Fundy: There are several shallow water Archaeological targets that we have to survey. From a large amount of amphoras to ancient columns and capitals. We will realize a complete video survey of these artefacts. After this first phase, called observation, we will choose the best target to realize a fine scale pohotogrammetry detection in order to create a 3D reconstruction of the target. Fundy program is based on two main actions: Surevy and Photogrammetry. We will dive in shallow water, very clear and with the direct support of archaeologists. We will work not only in water but also in laboratory. In September we will have an important archaeological event, organized in the Aeolian Islands, and we will work also on the making of a video documentary that will be showed to the public during this event. Lot of work but also lot of fun.
Tech1: We will explore one of the most important archaeological submerged site of the Aeolian Islands, a roman wreck sunked at 45 mt. We will find a large amount of amphoras laying on white sand. The wreck represents a very important archaological document of ancient history and during the times it has been object of several archaological research made by famous scientists. We will have the chance to realize a complete photogrammetry survey of the wreck. There are only few images from this wreck, using hd video cameras we will realize the first video documentation of the site to get a complete and detailed overview of the wreck. Using photogrammetry and 3D software we will create a Virtual reconstruction of the wreck and once again we will work together with archaeologists to realize a real scientific work.
Tech2: for T2 and RB divers we have a big sourprise...due the importance of our work we will update only by mail...top secret.

Don't forget to bring with you your family or frineds, Aeolian Islands are a small paradise in the South Mediterranean Sea, 7 volcanic islands full of history and nature...a perfect place to Explore, Dream, Discover and have fun!
Enjoy!

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what we will do: Photogrammetry






Operative considerations

The principle of underwater photogrammetry does not differ from that of terrestrial or aerial photogrammetry, but it is necessary to take into account certain elements that may cause disturbances; in particular, the refraction of the diopter water-glass and the presence of the camera housing [39].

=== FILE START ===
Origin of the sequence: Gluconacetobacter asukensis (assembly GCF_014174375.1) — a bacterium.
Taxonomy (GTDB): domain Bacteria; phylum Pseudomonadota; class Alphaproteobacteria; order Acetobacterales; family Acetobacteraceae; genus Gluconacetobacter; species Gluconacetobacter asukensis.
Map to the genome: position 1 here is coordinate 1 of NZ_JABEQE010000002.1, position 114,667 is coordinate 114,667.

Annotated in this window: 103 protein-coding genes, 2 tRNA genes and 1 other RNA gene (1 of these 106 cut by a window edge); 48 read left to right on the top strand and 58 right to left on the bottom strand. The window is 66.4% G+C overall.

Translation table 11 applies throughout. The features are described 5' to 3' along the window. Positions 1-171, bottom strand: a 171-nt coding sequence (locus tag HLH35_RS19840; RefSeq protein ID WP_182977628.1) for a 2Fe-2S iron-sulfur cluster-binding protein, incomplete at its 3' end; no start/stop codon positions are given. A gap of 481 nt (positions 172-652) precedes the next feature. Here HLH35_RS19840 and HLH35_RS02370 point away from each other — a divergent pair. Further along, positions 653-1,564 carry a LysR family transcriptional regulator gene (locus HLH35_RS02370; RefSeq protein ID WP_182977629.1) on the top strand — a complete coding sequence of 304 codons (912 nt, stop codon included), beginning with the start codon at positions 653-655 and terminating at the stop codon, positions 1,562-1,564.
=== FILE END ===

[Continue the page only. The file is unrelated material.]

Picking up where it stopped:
The specific constraints of the underwater medium (turbidity of water, presence of suspended particles) force the operators to work on a large scale, close to the objects (between 0.5 and 2 to 3 meters, depending on the water quality). This apparently constraining aspect imposes having to produce a great quantity of stereo pairs, but on the other hand it offers a very high degree of accuracy.

The important advantage of using photogrammetry in underwater surveys in comparison with the use of other techniques consists in its simplicity of implementation and the diversity of potential results (3D measurements, 3D reconstruction, orthophotography, and vector restitution).

The implementation only requires the use of a scale bar to compute the scale of the model. Moreover, if two or three synchronized cameras are used, additional equipment is not needed at the scene as the scale is computed using the calibration of the camera set. This approach also provides a relevant appreciation of the uncertainty of measurements; where, in addition, the photographs have to be taken with an important overlap. The key factor of this method is redundancy: each point of measured space must be seen in at least three photographs.

The operative advantage is related to the simplicity of the survey. Moreover, a submarine pilot can drive a remotely operated underwater vehicle (ROV) without having to undergo a long preliminary training period. This method requires little time and does not require specific personnel, thus greatly reducing the expenses in a context where time and costs of intervention are extremely high.

Camera calibration